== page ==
Julien De Wisscher - 1 year ago 119

Java Question

I'm a bit annoyed with a method I wrote to approximate sine function in Java. Here it is, it's based on Taylor's series.

`static double PI = 3.14159265358979323846;`

static double eps = 0.0000000000000000001;

static void sin(double x) {

x = x % (2 * PI);

double term = 1.0;

double res = 0.0;

for (int i = 1; term > eps; i++) {

term = term * (x / i);

if (i % 4 == 1) res += term;

if (i % 4 == 3) res -= term;

}

System.out.println(sum);

}

For little values, I got very good approximation of sine, but for large values (e.g pow(10,22)), results seems very very wrong.

Here are the results :

`sin(pow(10,22)) // 0.8740280612007599`

Math.sin(pow(10,22)) // -0.8522008497671888

Does someone have an idea ? Thank you !

Best regards,

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Answer Source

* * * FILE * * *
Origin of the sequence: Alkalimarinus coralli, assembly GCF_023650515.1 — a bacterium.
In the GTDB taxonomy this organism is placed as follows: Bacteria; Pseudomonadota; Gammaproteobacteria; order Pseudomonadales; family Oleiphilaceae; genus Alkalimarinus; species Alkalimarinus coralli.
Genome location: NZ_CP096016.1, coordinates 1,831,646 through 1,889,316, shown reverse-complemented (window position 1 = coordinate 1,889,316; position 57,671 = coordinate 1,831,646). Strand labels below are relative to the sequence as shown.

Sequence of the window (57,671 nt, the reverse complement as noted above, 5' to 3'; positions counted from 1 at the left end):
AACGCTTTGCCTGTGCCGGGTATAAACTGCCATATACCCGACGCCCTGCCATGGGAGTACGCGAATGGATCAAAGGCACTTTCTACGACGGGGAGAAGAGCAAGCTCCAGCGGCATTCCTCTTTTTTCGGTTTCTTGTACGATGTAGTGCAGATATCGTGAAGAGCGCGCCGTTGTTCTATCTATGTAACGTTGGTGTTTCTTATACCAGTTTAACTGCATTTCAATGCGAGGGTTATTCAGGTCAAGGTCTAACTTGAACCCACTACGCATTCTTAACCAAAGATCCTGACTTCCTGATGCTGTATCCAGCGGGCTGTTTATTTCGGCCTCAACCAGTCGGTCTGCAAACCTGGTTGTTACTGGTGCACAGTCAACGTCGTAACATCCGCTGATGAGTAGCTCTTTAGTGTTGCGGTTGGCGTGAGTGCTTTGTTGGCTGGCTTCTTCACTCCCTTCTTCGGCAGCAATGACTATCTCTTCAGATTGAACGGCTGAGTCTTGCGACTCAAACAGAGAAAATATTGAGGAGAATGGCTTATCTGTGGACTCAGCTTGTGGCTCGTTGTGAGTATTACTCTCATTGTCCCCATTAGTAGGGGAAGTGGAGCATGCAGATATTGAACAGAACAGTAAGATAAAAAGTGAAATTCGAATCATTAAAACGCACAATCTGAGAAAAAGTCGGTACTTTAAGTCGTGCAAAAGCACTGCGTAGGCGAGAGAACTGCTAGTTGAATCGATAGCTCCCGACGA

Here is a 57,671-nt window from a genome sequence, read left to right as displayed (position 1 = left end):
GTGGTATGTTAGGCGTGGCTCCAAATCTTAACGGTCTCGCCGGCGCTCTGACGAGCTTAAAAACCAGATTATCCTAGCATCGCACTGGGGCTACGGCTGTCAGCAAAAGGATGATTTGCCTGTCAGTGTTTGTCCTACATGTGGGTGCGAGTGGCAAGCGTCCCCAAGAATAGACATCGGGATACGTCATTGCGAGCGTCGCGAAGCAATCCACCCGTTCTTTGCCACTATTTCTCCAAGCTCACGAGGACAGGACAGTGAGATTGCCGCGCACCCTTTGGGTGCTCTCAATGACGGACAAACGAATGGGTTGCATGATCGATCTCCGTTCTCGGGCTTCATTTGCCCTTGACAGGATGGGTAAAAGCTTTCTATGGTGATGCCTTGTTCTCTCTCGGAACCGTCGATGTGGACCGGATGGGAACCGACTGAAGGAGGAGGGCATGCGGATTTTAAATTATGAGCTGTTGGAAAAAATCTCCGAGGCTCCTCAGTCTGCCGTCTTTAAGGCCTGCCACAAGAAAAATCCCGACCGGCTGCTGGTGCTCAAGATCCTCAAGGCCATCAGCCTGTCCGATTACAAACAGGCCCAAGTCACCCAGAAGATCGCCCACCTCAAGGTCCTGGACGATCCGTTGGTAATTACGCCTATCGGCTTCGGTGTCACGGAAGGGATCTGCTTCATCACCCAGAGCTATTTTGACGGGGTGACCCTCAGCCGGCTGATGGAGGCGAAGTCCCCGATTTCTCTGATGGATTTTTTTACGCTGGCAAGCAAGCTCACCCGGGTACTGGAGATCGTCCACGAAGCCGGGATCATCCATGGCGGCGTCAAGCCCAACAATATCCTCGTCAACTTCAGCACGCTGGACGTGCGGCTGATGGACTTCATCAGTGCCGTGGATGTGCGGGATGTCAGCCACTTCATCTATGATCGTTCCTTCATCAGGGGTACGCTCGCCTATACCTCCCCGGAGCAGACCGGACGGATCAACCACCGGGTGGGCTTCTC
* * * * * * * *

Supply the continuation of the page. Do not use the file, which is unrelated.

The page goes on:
Be reassured that the Java `sin`

function will be off too.

You problem is that the Taylor expansion for `sin`

has a small radius of convergence and convergence is slow even if you're within that radius.

There are floating point considerations too: a floating point `double`

gives you about 15 significant figures of accuracy.

So for large arguments for `sin`

, the accuracy will deteriorate significantly especially given that `sin`

is a *periodic* function:

`sin(x + 2 * pi * n) = sin(x)`

for any integer `n`

.

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